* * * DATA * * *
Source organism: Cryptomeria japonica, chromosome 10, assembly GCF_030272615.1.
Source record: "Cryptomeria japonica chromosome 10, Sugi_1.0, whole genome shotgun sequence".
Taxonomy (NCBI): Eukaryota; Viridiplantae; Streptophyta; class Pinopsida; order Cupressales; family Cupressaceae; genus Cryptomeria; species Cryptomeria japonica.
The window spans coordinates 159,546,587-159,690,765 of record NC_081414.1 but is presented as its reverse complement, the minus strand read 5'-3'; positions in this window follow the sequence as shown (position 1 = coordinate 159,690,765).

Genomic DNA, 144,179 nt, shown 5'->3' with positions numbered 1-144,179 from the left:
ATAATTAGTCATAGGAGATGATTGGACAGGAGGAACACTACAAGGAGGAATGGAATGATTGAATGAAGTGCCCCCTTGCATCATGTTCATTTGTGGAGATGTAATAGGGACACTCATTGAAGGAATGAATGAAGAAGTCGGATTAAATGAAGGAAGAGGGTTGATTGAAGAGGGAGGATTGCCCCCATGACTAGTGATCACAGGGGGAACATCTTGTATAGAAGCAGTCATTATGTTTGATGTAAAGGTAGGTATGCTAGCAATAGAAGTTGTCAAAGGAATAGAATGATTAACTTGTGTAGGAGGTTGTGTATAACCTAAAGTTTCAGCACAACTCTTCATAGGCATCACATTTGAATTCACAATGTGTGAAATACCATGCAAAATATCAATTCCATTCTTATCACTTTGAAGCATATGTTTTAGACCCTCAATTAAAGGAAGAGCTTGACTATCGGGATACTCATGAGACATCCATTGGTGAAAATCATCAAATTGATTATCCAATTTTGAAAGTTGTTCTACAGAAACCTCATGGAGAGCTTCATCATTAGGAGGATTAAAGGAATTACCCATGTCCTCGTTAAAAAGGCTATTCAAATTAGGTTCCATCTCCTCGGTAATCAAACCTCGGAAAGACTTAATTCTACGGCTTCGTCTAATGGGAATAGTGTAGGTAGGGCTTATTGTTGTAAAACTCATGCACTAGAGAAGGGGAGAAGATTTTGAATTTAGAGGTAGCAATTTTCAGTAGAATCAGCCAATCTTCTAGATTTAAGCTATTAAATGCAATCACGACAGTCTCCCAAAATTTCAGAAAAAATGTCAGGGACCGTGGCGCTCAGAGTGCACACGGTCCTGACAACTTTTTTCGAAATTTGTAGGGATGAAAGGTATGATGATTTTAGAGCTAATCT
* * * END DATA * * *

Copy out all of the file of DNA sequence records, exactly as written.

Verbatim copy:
Source organism: Cryptomeria japonica, chromosome 10, assembly GCF_030272615.1.
Source record: "Cryptomeria japonica chromosome 10, Sugi_1.0, whole genome shotgun sequence".
Taxonomy (NCBI): Eukaryota; Viridiplantae; Streptophyta; class Pinopsida; order Cupressales; family Cupressaceae; genus Cryptomeria; species Cryptomeria japonica.
The window spans coordinates 159,546,587-159,690,765 of record NC_081414.1 but is presented as its reverse complement, the minus strand read 5'-3'; positions in this window follow the sequence as shown (position 1 = coordinate 159,690,765).

Genomic DNA, 144,179 nt, shown 5'->3' with positions numbered 1-144,179 from the left:
ATAATTAGTCATAGGAGATGATTGGACAGGAGGAACACTACAAGGAGGAATGGAATGATTGAATGAAGTGCCCCCTTGCATCATGTTCATTTGTGGAGATGTAATAGGGACACTCATTGAAGGAATGAATGAAGAAGTCGGATTAAATGAAGGAAGAGGGTTGATTGAAGAGGGAGGATTGCCCCCATGACTAGTGATCACAGGGGGAACATCTTGTATAGAAGCAGTCATTATGTTTGATGTAAAGGTAGGTATGCTAGCAATAGAAGTTGTCAAAGGAATAGAATGATTAACTTGTGTAGGAGGTTGTGTATAACCTAAAGTTTCAGCACAACTCTTCATAGGCATCACATTTGAATTCACAATGTGTGAAATACCATGCAAAATATCAATTCCATTCTTATCACTTTGAAGCATATGTTTTAGACCCTCAATTAAAGGAAGAGCTTGACTATCGGGATACTCATGAGACATCCATTGGTGAAAATCATCAAATTGATTATCCAATTTTGAAAGTTGTTCTACAGAAACCTCATGGAGAGCTTCATCATTAGGAGGATTAAAGGAATTACCCATGTCCTCGTTAAAAAGGCTATTCAAATTAGGTTCCATCTCCTCGGTAATCAAACCTCGGAAAGACTTAATTCTACGGCTTCGTCTAATGGGAATAGTGTAGGTAGGGCTTATTGTTGTAAAACTCATGCACTAGAGAAGGGGAGAAGATTTTGAATTTAGAGGTAGCAATTTTCAGTAGAATCAGCCAATCTTCTAGATTTAAGCTATTAAATGCAATCACGACAGTCTCCCAAAATTTCAGAAAAAATGTCAGGGACCGTGGCGCTCAGAGTGCACACGGTCCTGACAACTTTTTTCGAAATTTGTAGGGATGAAAGGTATGATGATTTTAGAGCTAATCT